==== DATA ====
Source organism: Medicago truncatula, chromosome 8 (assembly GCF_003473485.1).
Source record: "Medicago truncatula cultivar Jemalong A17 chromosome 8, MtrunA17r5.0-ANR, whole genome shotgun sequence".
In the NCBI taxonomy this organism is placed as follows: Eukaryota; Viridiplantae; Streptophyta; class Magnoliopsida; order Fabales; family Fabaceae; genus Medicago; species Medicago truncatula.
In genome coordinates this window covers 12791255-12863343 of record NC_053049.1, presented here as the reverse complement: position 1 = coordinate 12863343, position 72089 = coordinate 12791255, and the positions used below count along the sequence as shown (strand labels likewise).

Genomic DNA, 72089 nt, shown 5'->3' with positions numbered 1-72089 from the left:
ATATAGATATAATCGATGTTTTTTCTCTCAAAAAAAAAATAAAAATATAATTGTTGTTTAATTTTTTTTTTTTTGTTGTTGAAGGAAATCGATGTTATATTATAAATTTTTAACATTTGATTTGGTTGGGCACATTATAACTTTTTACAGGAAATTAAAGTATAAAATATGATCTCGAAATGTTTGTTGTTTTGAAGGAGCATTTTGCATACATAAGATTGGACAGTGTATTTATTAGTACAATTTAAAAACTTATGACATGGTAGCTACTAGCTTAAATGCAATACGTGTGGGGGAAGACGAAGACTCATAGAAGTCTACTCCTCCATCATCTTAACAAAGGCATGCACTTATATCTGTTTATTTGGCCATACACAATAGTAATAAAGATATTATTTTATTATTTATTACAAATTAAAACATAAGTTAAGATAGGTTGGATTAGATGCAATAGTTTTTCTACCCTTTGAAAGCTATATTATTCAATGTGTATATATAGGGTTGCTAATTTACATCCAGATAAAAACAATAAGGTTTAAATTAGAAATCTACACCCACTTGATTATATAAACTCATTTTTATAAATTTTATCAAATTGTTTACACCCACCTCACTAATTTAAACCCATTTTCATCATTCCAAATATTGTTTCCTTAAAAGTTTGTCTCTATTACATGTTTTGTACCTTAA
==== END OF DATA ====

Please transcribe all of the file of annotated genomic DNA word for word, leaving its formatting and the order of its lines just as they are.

Source organism: Medicago truncatula, chromosome 8 (assembly GCF_003473485.1).
Source record: "Medicago truncatula cultivar Jemalong A17 chromosome 8, MtrunA17r5.0-ANR, whole genome shotgun sequence".
In the NCBI taxonomy this organism is placed as follows: Eukaryota; Viridiplantae; Streptophyta; class Magnoliopsida; order Fabales; family Fabaceae; genus Medicago; species Medicago truncatula.
In genome coordinates this window covers 12791255-12863343 of record NC_053049.1, presented here as the reverse complement: position 1 = coordinate 12863343, position 72089 = coordinate 12791255, and the positions used below count along the sequence as shown (strand labels likewise).

Genomic DNA, 72089 nt, shown 5'->3' with positions numbered 1-72089 from the left:
ATATAGATATAATCGATGTTTTTTCTCTCAAAAAAAAAATAAAAATATAATTGTTGTTTAATTTTTTTTTTTTTGTTGTTGAAGGAAATCGATGTTATATTATAAATTTTTAACATTTGATTTGGTTGGGCACATTATAACTTTTTACAGGAAATTAAAGTATAAAATATGATCTCGAAATGTTTGTTGTTTTGAAGGAGCATTTTGCATACATAAGATTGGACAGTGTATTTATTAGTACAATTTAAAAACTTATGACATGGTAGCTACTAGCTTAAATGCAATACGTGTGGGGGAAGACGAAGACTCATAGAAGTCTACTCCTCCATCATCTTAACAAAGGCATGCACTTATATCTGTTTATTTGGCCATACACAATAGTAATAAAGATATTATTTTATTATTTATTACAAATTAAAACATAAGTTAAGATAGGTTGGATTAGATGCAATAGTTTTTCTACCCTTTGAAAGCTATATTATTCAATGTGTATATATAGGGTTGCTAATTTACATCCAGATAAAAACAATAAGGTTTAAATTAGAAATCTACACCCACTTGATTATATAAACTCATTTTTATAAATTTTATCAAATTGTTTACACCCACCTCACTAATTTAAACCCATTTTCATCATTCCAAATATTGTTTCCTTAAAAGTTTGTCTCTATTACATGTTTTGTACCTTAA